For too many teams out side of the “big six”, Europa League campaigns — those that begin in late July in particular — have proved to be mixed blessings and in some cases not much of a blessing at all given their impact on the team’s domestic form. West Ham, Burnley and Everton have all had to forego coherent pre-season preparations to begin their seasons in the qualifying rounds of the Europa League and none of them were the better for it. Ironically, Everton under David Moyes proved to be a rare exception to this prevailing rule in 2008 when they managed to finish fifth in the Premier League despite making it as far as the round of 16 of the Uefa Cup that season but on the whole it’s hard for most clubs to balance the extra commitments.
Silva and Marcel Brands will have their shopping list ready for the close season and the manager has already expressed his belief that money will be made available for signings this summer but it’s not clear at this point just how large the budget will be.
Much could depend on which players leave and for how much. Maarten Stekelenburg and Ashley Williams will be leaving as free agents taking their respective salaries off the wage bill but there is a sizeable contingent who spent this season out on loan who will be returning to Everton, almost all of whom won’t have a future with the club. Kevin Mirallas, Yannick Bolasie and Sandro Ramirez are the three big earners whom the management will be looking to offload to make room for new salaries but while the Belgian could be let go for a nominal fee given that he only has one more year on his contract, the other two might be harder to shift.
And a portion of the funds available could already have been allocated to signing André Gomes and Kurt Zouma on permanent deals which could cost north of £40m. Based on rumours on Merseyside surrounding the Portuguese and the fact that Chelsea’s transfer ban could well be ratified in the coming weeks, the Gomes would appear to be the more likely of the two to stay but whether it’s the French defender or someone else, Everton will need to spend a significant sum on another centre half and a top quality striker at least. That likely won’t leave much left to pad the squad out to the size it would need to be to provide sufficient depth to wage campaigns on four different fronts next season.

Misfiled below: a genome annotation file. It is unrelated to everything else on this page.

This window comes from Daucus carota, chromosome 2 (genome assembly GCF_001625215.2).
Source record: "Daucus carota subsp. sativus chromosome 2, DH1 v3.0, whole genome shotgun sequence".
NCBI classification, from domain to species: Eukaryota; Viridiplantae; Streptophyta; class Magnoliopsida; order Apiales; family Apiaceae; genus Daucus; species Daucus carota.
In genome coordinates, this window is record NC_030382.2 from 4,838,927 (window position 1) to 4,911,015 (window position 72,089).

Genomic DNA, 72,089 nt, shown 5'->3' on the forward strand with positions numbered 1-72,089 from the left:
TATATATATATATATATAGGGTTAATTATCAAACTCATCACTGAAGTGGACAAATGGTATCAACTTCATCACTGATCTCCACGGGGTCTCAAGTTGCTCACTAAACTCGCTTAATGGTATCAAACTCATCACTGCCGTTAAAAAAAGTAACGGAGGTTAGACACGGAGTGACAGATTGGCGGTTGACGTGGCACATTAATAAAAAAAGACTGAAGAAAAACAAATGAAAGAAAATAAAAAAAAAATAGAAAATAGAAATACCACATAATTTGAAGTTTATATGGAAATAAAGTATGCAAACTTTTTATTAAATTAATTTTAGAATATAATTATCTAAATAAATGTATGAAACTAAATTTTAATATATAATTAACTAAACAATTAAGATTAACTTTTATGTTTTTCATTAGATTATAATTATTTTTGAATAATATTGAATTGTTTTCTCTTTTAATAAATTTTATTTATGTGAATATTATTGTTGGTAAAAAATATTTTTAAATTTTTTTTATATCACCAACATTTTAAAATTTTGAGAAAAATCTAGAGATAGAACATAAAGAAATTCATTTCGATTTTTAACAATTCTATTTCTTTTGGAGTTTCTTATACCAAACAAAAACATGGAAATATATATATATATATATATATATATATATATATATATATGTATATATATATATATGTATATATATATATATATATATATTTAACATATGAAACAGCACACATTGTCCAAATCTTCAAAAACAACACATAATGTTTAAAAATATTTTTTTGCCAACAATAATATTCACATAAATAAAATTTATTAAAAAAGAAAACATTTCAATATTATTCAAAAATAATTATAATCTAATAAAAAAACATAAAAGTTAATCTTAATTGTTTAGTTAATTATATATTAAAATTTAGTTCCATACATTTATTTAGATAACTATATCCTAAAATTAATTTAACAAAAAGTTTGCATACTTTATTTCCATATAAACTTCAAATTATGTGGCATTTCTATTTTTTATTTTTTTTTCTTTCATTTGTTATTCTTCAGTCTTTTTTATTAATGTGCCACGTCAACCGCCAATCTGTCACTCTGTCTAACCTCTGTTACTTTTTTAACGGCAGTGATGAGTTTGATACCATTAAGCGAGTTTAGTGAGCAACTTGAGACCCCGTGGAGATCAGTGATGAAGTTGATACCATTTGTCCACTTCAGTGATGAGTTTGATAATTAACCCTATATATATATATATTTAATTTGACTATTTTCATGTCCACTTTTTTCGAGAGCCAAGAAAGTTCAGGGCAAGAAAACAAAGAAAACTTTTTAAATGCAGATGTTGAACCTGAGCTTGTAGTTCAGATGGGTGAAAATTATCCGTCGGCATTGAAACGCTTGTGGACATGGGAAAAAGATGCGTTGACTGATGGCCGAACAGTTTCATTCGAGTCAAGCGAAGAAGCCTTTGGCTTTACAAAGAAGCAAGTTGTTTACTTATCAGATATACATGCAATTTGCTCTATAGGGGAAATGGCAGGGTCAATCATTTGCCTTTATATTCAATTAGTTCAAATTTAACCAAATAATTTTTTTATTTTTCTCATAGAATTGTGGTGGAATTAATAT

So while the romance of Europe and the desire to be in the mix with some of the Continent’s top clubs is strong, Evertonians probably shouldn’t feel too disheartened that seventh place is probably beyond their grasp this season. Not having that extra distraction will allow Silva to focus his efforts on making strong cup runs at home while also making a run at disrupting a top six that, on recent evidence at least, looks like it could be a lot less impregnable next season. Unai Emery has his challenges at Arsenal, Ole Gunnar Solskjaer has spoken of the massive rebuilding job required at Old Trafford and Chelsea could well be bedding in yet another new manager.
Everton, meanwhile, can only benefit from the stability of going into Marco’s Silva’s second season with what is now a more settled squad, a recognisable ethos and style of play. A year on, there will be significantly more and genuine depth to the squad in order to deal with the rigours of a European campaign — the likes of Dominic Calvert-Lewin, Tom Davies and Ademola Lookman (if he stays) will be a year older and the new signings planned for the coming close season will also have had a year with the club.
If by some twist in the final two games, the Blues end up in seventh and City win the FA Cup then we will, of course, embrace Europe and prepare as best we can for an early start at the end of July. Otherwise, there’s no harm in setting our sights on being where want to be this time next year with greater numbers, a stronger team and a realistic shot of taking the Europa League by storm in 2020-21!